Signs of Spring

2016-03-26_SignsofSpring

A macro lens makes the tiny buds and leaves of early spring loom large, much larger than they actually are in reality. However, if you are as desperate as I am for any signs of spring, it’s worth grabbing a jacket and stepping outside in the rain with a camera and macro lens in search of spring. Over the weekend, I walked around the yard, moving in close with a wide aperture setting on my camera’s lens to capture these photographs. I think I’ve learned to appreciate these little details in life, especially after a long winter of cold and snow. I want my family to know how much I enjoy the coming of spring as I remove the clutter and focus on the details of the moment. Yes, I am one of those who also enjoys removing clutter as part of a good spring cleaning at home.

For my scrapbooking, I don’t think that photographs that are cropped in close are necessarily the best candidates for blending into a background. Sometimes, I just want to try a different look from my pages with extractions or blended photos. Often, I am inspired by the photography and art of others. One person who inspires me is ViVre. She makes beautiful photographs and then combines them on pages with just enough art to enhance and emphasize her photographs. Sometimes she uses templates to display her photos. There is always a clean, uncluttered look to her artsy pages along with her own creative flair for combining photos with artsy designs and elements.

This isn’t the first time that I’ve 2015-05-10_God'sArtistrybeen drawn to ViVre’s style of focusing on photos. I felt her influence as I created the page on the right last year. I share her passion for making photographs, capturing little details in life. I thought of her work again as I began combining the photos that I captured over the weekend to create the page at the top of this post.

I wanted an uncluttered balance between photos and art for this page. I would like to highlight three design ideas on my latest page that I think contribute to this look.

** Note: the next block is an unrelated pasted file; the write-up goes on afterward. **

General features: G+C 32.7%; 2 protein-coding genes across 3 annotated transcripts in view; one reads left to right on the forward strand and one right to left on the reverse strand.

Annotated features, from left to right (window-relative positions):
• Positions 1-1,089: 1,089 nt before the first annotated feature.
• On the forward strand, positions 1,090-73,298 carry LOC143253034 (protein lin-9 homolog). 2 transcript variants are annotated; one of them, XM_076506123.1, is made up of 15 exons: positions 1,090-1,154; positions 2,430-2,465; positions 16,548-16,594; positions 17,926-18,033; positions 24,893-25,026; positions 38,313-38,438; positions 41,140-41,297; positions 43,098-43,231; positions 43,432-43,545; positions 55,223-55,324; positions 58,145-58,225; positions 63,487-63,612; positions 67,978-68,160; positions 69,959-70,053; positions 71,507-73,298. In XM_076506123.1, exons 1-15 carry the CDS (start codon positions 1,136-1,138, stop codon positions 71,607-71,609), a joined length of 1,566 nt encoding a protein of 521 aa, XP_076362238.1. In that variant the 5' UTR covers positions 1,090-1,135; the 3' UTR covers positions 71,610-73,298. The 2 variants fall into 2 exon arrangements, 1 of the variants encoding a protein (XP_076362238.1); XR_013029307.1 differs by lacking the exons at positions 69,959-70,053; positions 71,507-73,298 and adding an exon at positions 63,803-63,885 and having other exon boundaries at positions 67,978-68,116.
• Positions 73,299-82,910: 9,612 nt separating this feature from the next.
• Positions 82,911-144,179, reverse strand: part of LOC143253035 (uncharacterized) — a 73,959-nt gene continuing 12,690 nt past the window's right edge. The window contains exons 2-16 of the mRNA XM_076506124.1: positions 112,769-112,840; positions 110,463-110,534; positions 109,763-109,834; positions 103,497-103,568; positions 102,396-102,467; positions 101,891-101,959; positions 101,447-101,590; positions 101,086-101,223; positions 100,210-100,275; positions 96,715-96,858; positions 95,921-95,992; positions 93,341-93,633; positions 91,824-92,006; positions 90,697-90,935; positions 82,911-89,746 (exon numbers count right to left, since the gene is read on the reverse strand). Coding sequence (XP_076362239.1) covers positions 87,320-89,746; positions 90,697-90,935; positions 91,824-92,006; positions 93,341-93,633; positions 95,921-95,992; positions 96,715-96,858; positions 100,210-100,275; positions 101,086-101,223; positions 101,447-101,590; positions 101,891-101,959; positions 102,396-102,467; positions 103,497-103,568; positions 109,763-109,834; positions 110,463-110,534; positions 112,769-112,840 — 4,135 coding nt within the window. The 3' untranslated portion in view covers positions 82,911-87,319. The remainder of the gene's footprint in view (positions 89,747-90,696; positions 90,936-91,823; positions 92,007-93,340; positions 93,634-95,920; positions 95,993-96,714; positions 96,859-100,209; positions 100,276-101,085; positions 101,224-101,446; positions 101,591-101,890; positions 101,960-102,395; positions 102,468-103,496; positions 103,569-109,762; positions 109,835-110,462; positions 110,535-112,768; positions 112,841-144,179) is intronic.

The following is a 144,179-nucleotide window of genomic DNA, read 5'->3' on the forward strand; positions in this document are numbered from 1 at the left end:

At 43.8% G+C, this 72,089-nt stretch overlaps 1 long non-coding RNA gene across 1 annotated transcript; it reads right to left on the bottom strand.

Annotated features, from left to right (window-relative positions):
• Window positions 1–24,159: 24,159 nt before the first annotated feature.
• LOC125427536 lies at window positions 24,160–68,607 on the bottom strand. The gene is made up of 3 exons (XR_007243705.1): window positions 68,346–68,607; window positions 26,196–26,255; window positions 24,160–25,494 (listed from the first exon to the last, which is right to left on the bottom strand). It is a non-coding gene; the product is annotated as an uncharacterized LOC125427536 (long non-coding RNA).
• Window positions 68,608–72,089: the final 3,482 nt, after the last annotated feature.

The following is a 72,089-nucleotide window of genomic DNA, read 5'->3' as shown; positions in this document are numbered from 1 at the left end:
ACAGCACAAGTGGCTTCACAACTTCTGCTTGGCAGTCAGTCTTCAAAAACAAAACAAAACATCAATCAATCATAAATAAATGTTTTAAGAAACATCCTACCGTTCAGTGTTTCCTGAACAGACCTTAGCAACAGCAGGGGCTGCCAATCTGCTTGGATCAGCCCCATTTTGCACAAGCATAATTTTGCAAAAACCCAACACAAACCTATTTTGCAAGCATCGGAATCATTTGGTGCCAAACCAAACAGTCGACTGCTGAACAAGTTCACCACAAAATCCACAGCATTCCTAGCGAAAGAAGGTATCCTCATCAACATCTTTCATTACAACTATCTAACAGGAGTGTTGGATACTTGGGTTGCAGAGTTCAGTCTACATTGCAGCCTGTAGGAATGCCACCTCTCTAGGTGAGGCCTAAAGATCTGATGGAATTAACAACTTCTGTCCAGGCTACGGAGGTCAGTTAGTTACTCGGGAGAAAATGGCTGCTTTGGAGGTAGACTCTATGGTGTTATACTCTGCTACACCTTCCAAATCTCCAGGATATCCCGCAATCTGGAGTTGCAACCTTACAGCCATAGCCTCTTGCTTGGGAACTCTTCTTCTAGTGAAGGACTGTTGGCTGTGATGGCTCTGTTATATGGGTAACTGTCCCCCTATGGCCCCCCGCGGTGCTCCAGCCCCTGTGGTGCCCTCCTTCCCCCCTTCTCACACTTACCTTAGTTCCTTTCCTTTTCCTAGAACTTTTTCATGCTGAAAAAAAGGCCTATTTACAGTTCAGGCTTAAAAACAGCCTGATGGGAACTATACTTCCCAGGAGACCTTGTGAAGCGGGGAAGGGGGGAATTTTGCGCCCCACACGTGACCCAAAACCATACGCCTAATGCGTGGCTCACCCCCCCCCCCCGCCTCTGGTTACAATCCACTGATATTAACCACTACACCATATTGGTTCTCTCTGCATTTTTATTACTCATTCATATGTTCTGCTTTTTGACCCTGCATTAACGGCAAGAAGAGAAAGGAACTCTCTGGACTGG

2016-03-26_SignsofSpringFramesRather than blending or extracting the branches or flowers I framed my photos with frames from Artsy Layered Template No. 125. I generally save Anna’s layered templates after turning off all the transfers, stains and textures so that I can see just the placement of the frames, title and spaces as I decide on a template design to use.

 

2016-03-26_SignsofSpringBackgroundFor the background paper, I recreated the design of artsy paper 4 from ArtPlay Palette Bask. I placed transfer 4 vertically and recolored it using a hue and saturation adjustment layer to support the color tones in the photos. Just below, I placed ArtPlay Palette Moments solid paper 6 and blended it with a layer mask leaving the white in the file’s background revealed.

 

2016-03-26_SignsofSpringFramedTransferFor interest on the page and contrast with my photos I clipped the layers Artsy Transfer Moments 1 to one of the frame masks. In between the transfer layers, I placed a butterfly on color burn blend mode, layers from Multimedia Branches No 2 and the word spring from BigWords Spring No. 1. All layers are clipped to the mask except for the butterfly, branch and art stroke.

Even with the addition of a few more elements to move the eye down my page, I have focused on the photographs with a relatively clean and uncluttered page design. I love the white space and tension in the minimal asymmetrical page design. It’s good to be inspired by another photographer and artist, especially one who combines the two mediums so well. Now, I think I’ll spend a little time this afternoon spring cleaning before making more photographs or creating another scrapbook page.